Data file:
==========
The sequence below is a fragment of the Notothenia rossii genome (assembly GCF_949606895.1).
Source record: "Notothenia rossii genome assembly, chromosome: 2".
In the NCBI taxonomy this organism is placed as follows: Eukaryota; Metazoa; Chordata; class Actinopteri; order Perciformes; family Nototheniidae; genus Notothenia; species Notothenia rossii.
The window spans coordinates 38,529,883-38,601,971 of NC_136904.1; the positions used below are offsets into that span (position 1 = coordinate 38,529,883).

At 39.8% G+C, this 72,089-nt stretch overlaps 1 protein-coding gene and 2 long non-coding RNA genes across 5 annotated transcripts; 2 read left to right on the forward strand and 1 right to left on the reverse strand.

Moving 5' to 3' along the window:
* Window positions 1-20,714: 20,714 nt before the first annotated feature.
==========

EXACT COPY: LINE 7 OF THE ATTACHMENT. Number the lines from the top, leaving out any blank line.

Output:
* Window positions 1-20,714: 20,714 nt before the first annotated feature.